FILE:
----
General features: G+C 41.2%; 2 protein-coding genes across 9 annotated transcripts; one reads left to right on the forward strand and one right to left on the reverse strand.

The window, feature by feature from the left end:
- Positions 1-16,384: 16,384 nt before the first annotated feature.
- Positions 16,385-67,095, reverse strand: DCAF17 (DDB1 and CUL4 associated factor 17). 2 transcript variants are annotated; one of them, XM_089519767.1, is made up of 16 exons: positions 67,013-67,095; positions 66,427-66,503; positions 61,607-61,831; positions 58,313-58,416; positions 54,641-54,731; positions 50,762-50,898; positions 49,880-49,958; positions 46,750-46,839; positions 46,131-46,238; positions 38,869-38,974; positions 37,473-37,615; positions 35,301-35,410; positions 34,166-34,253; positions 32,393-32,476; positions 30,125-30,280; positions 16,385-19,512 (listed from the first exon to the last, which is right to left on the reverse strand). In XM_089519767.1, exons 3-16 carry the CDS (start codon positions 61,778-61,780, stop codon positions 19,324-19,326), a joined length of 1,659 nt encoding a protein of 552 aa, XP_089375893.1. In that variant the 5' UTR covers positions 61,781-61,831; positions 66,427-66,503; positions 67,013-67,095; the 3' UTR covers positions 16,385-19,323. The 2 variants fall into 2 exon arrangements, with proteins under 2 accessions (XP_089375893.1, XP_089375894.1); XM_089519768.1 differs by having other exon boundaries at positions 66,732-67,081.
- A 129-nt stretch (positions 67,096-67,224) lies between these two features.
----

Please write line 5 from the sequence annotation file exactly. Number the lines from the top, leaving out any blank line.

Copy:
- A 129-nt stretch (positions 67,096-67,224) lies between these two features.